1. FRUSTRATION: The 11th hour swoop-in.
An executive comes to you last minute with feedback that you needed three weeks ago.
Is it a must-have change or a nice-to-have change? Do you push the deadline? Do you immediately push-back to say, “Thanks, but we’ll get that into the next release?” Maybe you go home after working late again and watch the movie “Office Space” for the 30th time to try to laugh it off so you don’t go postal on your boss the next day.
TIP: Be open.
Give management better visibility and a continuous feedback loop to address issues before it’s too late.
To be honest, we’ve been on both sides of this frustration. It’s unpleasant to be the swooper and the swoopee. The reality is that managers are busy dealing with a million different issues, and whether right or wrong, they will focus on what’s most urgent. Also, ideas come to management and other stakeholders after they see prototypes and realize what was specified in the initial requirements document a month ago isn’t the best solution now.
To prevent the 11th hour swoop-in, you have to be transparent and open for feedback at all phases of the project, and have frequent check-ins to get reactions early. If your team and executive staff are in the same office, this is easier to accomplish. Have a whiteboard or dedicated wall in a prominent location sharing the latest designs. Every day, they’ll walk by and have an opportunity to react to what they see. Most people respond better to visuals versus written words to understand the user experience.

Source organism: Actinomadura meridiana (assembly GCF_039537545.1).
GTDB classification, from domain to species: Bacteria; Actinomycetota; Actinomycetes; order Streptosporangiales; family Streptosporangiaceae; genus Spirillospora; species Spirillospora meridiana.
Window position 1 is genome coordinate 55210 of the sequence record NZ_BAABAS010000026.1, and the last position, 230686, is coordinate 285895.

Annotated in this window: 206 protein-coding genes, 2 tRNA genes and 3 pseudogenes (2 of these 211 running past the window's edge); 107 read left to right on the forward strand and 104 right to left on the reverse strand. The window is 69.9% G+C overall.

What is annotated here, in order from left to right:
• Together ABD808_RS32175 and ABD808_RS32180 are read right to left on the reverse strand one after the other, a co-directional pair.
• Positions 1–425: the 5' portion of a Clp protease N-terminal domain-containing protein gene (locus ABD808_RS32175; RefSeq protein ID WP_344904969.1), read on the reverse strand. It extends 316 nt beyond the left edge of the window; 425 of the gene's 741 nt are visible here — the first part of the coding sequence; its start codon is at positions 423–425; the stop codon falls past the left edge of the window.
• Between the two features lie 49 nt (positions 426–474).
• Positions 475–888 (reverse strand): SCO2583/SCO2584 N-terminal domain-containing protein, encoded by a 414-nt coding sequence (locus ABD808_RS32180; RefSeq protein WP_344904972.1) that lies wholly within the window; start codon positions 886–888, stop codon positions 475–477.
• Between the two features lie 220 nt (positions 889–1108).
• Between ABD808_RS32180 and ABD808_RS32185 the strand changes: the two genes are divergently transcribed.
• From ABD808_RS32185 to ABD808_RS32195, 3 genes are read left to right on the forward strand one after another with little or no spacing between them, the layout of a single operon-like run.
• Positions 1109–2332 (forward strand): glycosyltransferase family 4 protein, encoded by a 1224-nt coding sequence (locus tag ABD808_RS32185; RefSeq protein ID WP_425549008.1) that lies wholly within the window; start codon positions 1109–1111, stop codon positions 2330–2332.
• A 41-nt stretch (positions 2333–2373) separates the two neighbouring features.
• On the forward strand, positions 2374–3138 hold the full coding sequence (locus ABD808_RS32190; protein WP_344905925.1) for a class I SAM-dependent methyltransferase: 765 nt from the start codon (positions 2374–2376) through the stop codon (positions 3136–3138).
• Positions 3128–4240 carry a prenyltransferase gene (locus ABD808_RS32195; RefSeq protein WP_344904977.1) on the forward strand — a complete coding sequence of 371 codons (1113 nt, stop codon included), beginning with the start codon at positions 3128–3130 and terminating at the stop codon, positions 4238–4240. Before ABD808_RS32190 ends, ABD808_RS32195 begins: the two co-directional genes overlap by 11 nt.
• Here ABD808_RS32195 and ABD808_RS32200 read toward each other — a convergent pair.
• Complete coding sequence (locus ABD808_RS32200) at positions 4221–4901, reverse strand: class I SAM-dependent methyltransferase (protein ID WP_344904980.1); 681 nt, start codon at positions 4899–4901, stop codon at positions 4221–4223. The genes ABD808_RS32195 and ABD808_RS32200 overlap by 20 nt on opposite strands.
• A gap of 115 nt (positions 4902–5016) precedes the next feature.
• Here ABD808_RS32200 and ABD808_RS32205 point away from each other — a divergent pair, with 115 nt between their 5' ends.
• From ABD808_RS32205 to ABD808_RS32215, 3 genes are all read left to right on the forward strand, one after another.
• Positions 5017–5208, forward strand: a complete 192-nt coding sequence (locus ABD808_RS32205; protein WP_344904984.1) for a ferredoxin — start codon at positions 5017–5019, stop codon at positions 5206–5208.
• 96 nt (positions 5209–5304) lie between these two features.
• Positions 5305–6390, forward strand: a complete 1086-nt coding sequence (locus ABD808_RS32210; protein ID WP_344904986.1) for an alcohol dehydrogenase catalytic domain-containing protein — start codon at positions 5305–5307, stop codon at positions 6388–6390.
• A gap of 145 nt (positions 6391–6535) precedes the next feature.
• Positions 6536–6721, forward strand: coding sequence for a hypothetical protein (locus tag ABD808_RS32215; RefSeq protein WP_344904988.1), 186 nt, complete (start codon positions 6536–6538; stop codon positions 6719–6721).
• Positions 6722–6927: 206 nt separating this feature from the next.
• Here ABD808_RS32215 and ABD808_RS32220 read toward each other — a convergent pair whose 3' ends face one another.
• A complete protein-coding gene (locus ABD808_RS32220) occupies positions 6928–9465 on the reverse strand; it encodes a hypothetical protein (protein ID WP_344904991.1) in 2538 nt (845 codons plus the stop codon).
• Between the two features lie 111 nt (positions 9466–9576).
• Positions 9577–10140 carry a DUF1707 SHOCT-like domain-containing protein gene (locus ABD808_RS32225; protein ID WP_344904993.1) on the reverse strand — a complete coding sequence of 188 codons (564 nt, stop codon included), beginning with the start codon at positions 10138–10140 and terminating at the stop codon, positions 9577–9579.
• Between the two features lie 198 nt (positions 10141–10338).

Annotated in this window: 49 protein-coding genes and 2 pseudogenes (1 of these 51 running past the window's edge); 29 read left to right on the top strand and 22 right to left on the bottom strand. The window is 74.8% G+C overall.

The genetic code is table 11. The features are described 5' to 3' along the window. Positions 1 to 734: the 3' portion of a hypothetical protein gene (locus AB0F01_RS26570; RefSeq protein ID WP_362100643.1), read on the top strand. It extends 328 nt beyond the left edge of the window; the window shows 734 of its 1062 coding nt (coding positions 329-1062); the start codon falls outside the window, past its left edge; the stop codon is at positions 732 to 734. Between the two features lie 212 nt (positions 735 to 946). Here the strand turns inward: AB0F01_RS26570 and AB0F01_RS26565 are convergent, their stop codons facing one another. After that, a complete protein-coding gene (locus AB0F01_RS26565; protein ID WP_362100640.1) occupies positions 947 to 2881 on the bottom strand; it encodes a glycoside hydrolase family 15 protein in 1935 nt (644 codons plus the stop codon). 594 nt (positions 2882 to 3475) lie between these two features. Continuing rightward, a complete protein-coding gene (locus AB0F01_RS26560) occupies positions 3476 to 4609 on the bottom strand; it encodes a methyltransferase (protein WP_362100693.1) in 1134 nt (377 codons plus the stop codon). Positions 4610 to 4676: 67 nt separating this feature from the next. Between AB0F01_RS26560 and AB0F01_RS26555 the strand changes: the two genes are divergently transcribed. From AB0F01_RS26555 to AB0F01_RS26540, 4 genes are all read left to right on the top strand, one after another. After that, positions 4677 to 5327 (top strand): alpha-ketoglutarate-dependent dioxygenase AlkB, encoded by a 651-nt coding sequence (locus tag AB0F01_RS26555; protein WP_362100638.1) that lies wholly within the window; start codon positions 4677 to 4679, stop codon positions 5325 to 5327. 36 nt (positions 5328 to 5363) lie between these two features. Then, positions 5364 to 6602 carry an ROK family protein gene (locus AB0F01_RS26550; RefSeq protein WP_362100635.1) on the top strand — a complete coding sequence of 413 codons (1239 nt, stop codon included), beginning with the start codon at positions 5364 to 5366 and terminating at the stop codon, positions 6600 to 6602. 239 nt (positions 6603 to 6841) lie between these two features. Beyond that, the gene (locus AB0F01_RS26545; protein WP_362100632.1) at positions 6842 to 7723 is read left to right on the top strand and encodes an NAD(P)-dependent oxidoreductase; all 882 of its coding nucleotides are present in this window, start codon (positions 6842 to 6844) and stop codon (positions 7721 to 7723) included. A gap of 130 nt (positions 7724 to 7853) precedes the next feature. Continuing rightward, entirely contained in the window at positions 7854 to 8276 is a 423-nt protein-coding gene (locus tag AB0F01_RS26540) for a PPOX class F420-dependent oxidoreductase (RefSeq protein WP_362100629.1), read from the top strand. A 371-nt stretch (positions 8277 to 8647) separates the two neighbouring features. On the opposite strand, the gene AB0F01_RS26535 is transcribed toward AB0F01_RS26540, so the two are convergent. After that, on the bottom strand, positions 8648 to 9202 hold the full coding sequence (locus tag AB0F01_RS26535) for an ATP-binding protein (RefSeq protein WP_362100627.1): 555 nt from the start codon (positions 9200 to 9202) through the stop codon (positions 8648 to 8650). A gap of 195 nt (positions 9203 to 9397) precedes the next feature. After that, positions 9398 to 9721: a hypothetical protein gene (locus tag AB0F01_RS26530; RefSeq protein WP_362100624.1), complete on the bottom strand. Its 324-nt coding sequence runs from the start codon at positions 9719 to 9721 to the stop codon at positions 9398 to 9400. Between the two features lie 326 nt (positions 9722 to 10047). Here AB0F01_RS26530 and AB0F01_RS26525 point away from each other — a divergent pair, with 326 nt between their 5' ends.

If you’re a distributed team in multiple locations, as is common today, then a specialized tool that provides everyone a central hub for the project’s requirements, related designs and real-time feedback will help. They’ll see what’s happening as the project evolves no matter where they are, and you’ll be able to keep your finger on the pulse to hedge any disagreements or potential gotchas from happening later.